There is a deep chasm between the promises of the new global capitalism and the reality of social breakdown, spiritual emptiness, and environmental destruction it is leaving in its wake. In this important book, David Korten makes a compelling and well-documented case that capitalism is actually delivering a fatal blow not only to life, but also to democracy and the market. Among his startling ideas:Capitalism is a pathology that commonly afflicts market economies in the absence of vigilant public oversight. Since the economy internal to a corporation is a planned economy, the current consolidation of economic control under a handful of global corporations is a victory for central planning-not the market economy. The alternative to the new global capitalism is a global system of thriving, healthy market economies that function as extensions of healthy local ecosystems to meet the livelihood needs of people and communities.Radical as such proposals may seem, they actually reflect processes that are steadily gaining momentum around the world. The Post-Corporate World provides a vision of what's needed and what's possible, as well as a detailed agenda for change. Korten shows that to have a just, sustainable and compassionate society, concentrated absentee ownership and footloose speculative capital as embodied in the global, for-profit public corporation must be eliminated in favor of enterprises based on patient, rooted, stakeholder ownership limited to those who have a stake in the firm as a worker, supplier, customer, or member of the community in which it is located.Korten outlines numerous specific actions to free the creative powers of individuals and societies through the realization of real democracy, the local rooting of capital through stakeholder ownership, and a restructuring of the rules of commerce to create "mindful market" economies that combine market principles with a culture that nurtures social bonding and responsibility.Like Korten's previous bestseller, When Corporations Rule the World, this provocative book is sure to stimulate national dialogue and debate and inspire a bevy of grassroots discussions and initiatives. The Post-Corporate World presents readers with a profound challenge and an empowering sense of hope.read more
David Korten is president and founder of the People-Centered Development Forum, chair of the board of YES! magazine, and a founding board member of the Business Alliance for Local Living Economies. He is the author of The Great Turning, The Post-Corporate World, and When Corporations Rule the World.read more
I was very very impressed by Korten's analysis of how capitalism has gone wrong, and how current law gives corporations goals that are bad for society as a whole. I was also very very impressed with his educated, well-thought-out, and creative solutions, such as changing the notion that corporations are in some senses legally "persons". What annoyed me, however, was the way he got from his analysis to his solutions, which was a new-age metaphor with ecology and evolution. Look, economics is not ecology, and having all of this crap in an otherwise fantastic book is going to make many potential supporters say, "just another tree-hugging wacko, ignore him"! As one of the most knowledgeable and articulate members of the anti-corporate movement, Korten has a responsibility to show to mainstream, non tree-hugging people, that his position is a moderate, sensible, reasoned solution, and is not associated with deep ecology, anti-technological movements, or socialism! The only way for us to win is to seem reasonable, to recruit people who want the material results of capitalism, and to avoid alienation at all costs! This book is two steps forward and one step back.read more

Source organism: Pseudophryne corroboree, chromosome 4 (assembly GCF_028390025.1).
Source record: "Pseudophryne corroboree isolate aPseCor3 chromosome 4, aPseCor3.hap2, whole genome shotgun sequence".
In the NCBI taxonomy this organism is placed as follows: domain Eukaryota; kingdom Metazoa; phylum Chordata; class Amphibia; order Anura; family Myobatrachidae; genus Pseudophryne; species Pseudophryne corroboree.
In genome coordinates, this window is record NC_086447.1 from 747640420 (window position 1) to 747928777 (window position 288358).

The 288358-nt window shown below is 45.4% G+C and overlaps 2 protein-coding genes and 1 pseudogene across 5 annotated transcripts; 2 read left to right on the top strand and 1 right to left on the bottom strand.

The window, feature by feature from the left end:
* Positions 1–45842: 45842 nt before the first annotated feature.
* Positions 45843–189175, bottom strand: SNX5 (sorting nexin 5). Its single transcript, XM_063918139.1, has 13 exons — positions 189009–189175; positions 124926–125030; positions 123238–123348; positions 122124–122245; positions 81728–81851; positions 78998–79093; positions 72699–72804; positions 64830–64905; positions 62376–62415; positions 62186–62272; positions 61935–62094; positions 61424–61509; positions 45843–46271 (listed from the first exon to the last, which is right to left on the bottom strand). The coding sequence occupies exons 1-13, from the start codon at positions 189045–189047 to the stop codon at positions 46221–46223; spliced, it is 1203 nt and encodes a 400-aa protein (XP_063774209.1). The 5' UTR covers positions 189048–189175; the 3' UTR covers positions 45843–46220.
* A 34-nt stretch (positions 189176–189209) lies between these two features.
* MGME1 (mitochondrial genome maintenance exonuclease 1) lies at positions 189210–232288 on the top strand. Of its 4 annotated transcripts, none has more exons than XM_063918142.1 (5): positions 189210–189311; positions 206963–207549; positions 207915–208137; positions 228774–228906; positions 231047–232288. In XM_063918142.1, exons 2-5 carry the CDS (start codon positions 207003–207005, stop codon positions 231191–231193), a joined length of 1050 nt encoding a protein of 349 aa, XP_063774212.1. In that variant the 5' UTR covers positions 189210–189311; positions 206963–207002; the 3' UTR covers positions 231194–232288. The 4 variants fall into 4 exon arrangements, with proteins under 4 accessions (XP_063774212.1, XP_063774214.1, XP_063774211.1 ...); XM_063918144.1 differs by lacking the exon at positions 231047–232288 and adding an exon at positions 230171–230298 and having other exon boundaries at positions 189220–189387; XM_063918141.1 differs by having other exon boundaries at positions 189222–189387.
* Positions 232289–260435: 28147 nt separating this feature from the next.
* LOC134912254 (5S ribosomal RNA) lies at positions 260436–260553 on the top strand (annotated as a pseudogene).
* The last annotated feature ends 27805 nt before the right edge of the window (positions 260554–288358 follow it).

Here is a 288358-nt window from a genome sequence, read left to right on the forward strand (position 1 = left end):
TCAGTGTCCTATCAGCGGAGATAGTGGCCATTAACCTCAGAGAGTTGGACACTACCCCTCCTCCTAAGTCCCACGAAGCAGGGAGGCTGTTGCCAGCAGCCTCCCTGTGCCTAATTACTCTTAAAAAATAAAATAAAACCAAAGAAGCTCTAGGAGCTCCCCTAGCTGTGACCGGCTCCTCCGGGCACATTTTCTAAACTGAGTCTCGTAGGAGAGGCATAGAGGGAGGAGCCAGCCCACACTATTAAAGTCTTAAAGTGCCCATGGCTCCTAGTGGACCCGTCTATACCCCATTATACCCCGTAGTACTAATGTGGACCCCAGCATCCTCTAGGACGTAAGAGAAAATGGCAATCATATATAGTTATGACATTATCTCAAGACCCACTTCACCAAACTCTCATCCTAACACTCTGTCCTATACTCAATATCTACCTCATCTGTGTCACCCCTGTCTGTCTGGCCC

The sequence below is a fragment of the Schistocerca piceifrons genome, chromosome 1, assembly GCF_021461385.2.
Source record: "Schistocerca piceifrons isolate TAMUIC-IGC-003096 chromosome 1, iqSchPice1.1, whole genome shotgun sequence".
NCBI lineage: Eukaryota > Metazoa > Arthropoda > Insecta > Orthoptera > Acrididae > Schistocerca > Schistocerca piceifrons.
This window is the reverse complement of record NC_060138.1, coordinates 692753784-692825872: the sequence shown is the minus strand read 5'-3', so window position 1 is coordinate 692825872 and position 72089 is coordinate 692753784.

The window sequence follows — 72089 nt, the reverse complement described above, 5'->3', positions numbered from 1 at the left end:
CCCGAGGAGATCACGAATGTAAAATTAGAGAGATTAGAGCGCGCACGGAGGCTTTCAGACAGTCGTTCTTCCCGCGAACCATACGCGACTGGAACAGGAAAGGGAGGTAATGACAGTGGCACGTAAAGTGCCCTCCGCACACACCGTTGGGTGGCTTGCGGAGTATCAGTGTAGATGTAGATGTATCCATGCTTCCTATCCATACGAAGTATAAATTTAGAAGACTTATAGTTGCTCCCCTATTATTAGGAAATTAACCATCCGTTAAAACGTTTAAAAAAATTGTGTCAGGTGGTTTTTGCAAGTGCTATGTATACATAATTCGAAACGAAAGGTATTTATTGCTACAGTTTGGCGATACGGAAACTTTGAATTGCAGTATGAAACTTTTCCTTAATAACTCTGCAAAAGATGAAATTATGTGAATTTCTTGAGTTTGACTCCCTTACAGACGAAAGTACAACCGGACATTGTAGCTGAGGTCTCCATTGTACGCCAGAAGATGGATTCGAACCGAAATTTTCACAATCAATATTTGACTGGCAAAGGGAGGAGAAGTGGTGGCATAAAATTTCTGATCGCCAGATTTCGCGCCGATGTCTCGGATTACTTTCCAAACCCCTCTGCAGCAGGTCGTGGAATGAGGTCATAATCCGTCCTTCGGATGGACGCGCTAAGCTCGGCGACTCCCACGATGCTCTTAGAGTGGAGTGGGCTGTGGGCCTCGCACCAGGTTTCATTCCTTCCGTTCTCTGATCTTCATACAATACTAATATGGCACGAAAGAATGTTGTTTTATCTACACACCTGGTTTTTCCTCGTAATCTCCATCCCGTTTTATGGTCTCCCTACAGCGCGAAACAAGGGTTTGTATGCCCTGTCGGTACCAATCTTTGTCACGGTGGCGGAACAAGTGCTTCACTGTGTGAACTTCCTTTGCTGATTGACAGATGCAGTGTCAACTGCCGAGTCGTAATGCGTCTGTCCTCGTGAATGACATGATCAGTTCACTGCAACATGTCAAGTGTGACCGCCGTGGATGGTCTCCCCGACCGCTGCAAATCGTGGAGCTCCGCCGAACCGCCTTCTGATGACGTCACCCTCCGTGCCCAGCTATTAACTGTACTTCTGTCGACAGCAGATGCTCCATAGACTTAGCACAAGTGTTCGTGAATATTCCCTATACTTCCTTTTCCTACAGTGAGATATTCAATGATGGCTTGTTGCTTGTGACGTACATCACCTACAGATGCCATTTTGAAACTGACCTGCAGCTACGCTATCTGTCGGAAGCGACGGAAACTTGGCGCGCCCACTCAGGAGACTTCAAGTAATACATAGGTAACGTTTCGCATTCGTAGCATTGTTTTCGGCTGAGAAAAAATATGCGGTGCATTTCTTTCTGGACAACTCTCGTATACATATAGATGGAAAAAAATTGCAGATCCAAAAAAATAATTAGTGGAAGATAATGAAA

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"In the 1980s capitalism triumphed over communism. In the 1990s it triumphed over democracy and the market economy." So begins The Post-Corporate World: Life After Capitalism, the latest salvo from David C. Korten (When Corporations Rule the World). In four sections of three or four chapters each, Korten lays out how it happened and what we can do about it, using model communities that have already begun to "treat money as a facilitator, not the purpose, of our economic lives." 25,000 first printing. (Berrett-Koehler and Kumarian, co-publishers, $27.95 300p ISBN 1-57675-051-5; Mar.) Can the Net really foster, as in Bill Gates's phrase, "friction-free capitalism"? How about "robust direct democracy"? In Digital Capitalism: Networking the Global Marketing System, Dan Schiller, professor of communications at UC-San Diego, turns a skeptic's eye to the screen. After reviewing how Internet technology differs from previous forms of telecommunication (and how a "Neoliberal" agenda drove its development), Schiller examines its ever-closer ties with commerce and prognostications for educational revolution. His conclusion: "Digital capitalism has strengthened, rather than banished, the ago-old scourges of the market system: inequality and domination." (MIT, $29.95 320p ISBN 0-262-19417-1; Apr.) Oxford professor of politics John Gray has been an acknowledged influence on Margaret Thatcher, and his writings were appropriated by Britain's New Right. It was thus astonishing to U.K. readers that, in False Dawn: The Delusions of Global Capitalism, Gray does an about-face and argues against a market untethered to cultural foundations within particular societies. Updated with a chapter on the controversy it sparked on its U.K. release, the American version further stresses the all-too-apparent instability of global markets. (New Press, $25 272p ISBN 1-56584-521-8; Apr.) (c) Copyright PWxyz, LLC. All rights reserved